6. How do I quiet the mind, there are so many thoughts?
It is impossible to think your thoughts away because even the thought of no-thoughts is still a thought. To have no thoughts is NOT the point of meditation. Instead, learn to watch your thoughts without becoming involved or entangled in them. Every time you see a thought, watch it float by and remain detached from it. If you notice yourself thinking about something, bring yourself back to that place of detachment. With practice, perseverance, and a bit of patience you will get better at remaining in this detached place. Once you are able to stay there, you will experience fewer thoughts and naturally reach a state where no new thoughts come in. Do not become frustrated with yourself, be patient and enjoy the experience of watching.
7. I'm not flexible – can I do yoga?
Absolutely! In fact, you are the perfect candidate for yoga. Give it a try and over time you will notice that yoga helps you to become more flexible.
Everybody is different, so never feel the need to practice poses exactly like the teacher: she is only there as a guide (and has been practicing yoga for over 10 years). Listen to your body, don't force yourself and stay within your limits. Also, like any other exercise program, please consult your doctor before beginning to practice yoga.
8. What is spiritual meditation?
In spiritual meditation our mind is directed towards a spiritual idea. The simplest way to conceive of this is to think of infinite love, peace and happiness, or an entity embodying that. We may call it God, but the name is not important. What is important is to remember that this infinite love is within us and surrounding us.
If we pause to consider, it becomes apparent that every experience we have ever had took place within our minds. If we want lasting happiness or love, what better place to look than at the source of these feelings?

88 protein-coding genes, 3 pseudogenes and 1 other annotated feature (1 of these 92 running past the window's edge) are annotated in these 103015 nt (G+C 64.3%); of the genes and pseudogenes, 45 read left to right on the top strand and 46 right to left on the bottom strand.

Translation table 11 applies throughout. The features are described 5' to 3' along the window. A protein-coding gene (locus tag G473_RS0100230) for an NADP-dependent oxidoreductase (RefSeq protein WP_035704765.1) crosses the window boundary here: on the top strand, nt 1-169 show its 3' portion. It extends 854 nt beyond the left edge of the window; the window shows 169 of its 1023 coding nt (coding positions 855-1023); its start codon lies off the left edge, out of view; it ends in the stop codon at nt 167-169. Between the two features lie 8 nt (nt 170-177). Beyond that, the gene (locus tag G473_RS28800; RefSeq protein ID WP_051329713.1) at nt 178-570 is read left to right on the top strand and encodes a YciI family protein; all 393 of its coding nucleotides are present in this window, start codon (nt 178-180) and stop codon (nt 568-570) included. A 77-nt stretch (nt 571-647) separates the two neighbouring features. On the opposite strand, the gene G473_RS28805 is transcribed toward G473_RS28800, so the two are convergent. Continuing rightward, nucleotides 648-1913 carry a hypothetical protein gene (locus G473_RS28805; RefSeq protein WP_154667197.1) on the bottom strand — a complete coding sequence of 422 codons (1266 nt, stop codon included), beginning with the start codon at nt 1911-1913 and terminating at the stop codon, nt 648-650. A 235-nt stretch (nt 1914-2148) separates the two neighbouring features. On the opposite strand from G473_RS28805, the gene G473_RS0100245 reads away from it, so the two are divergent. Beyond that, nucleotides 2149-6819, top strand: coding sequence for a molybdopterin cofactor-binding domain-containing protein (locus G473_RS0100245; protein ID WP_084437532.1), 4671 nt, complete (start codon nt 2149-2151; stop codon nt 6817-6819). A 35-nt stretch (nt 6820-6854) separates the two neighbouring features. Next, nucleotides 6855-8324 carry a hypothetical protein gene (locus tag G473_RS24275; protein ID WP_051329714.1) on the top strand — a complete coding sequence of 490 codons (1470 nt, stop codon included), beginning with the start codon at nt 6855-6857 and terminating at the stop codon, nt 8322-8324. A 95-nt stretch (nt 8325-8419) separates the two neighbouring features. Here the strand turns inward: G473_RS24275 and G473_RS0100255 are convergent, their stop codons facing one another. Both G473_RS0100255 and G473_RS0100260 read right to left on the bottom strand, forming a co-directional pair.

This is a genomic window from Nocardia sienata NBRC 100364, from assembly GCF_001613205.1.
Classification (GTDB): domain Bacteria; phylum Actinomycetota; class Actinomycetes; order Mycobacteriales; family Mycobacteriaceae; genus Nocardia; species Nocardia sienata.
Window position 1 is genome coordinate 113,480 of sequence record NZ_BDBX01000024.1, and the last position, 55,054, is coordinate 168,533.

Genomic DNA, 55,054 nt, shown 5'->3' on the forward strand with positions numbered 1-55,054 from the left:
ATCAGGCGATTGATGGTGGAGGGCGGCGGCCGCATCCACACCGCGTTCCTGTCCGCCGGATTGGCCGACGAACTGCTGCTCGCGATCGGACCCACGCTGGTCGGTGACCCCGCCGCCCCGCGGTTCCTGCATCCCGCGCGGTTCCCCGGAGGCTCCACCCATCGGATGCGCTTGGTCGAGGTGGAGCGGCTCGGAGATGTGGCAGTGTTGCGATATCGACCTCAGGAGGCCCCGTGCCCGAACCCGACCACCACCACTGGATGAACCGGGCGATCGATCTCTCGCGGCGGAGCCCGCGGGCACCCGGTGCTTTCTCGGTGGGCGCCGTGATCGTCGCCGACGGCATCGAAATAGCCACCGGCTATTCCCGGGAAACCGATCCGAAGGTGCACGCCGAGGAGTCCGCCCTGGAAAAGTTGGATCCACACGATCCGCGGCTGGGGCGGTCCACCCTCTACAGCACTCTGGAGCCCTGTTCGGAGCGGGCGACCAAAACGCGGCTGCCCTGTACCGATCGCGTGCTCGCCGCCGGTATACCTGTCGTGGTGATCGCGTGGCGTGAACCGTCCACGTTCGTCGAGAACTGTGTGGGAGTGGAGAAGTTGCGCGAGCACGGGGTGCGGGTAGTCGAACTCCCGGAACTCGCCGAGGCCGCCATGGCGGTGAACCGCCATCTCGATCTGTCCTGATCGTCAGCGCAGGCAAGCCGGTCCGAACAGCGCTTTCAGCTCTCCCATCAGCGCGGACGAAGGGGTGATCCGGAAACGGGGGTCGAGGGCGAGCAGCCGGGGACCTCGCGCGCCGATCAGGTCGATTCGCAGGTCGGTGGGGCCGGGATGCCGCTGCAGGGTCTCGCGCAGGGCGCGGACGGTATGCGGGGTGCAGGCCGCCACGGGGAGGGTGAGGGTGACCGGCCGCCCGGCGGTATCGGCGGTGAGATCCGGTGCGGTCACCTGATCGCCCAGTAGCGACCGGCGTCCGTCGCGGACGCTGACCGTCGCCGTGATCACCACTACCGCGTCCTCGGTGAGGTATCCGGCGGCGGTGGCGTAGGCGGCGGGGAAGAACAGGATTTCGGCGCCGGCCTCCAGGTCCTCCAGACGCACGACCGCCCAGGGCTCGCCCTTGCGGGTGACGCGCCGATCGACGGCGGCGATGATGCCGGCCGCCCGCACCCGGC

Spiritual meditation is concentration on a spiritual idea, an idea associated with Infinite Consciousness, an idea that is greater than our selves. As we contemplate this vast and beautiful idea, our mind is transformed into pure consciousness that has no boundary.
So spiritual meditation is the effort to merge our sense of "I" into Infinite Consciousness.
9. What is the best time of day to meditate?
While meditation is beneficial at any time, most people who meditate agree that early morning is the best time to meditate. Part of the reason is that it is said that in early morning the hustle-and-bustle of the world has not yet begun and so it is easier to establish a meditative atmosphere. Having an early morning meditation also lets us carry some of the energy and peace of the meditation into our daily activities.
Many people also meditate either before dinner or later in the evening. Others also meditate at noon. A short meditation at these times allows one to throw off some of the accumulated stress of the work-day and become rejuvenated for further activity. An important consideration is when your schedule will allow you to meditate. Having a time of the day set aside for meditation helps in maintaining regularity.
10. What if I fall asleep during the meditation?
If you fall asleep during a Guided Meditation your subconscious mind is still aware. It is always alert and listening for what is happening around you, and will automatically receive the information. If the meditation is encouraging you to be happier and healthier, your subconscious mind will start to generate the health and healing messages that were in the meditation to reduce your everyday stress, even though you are not conscious of it.
Above we listed some frequently asked questions on Yoga & Meditation, if you did not find an answer to your question, please use our ask a doctor feature and one of our expert doctors in Yoga & Meditation will answer your question.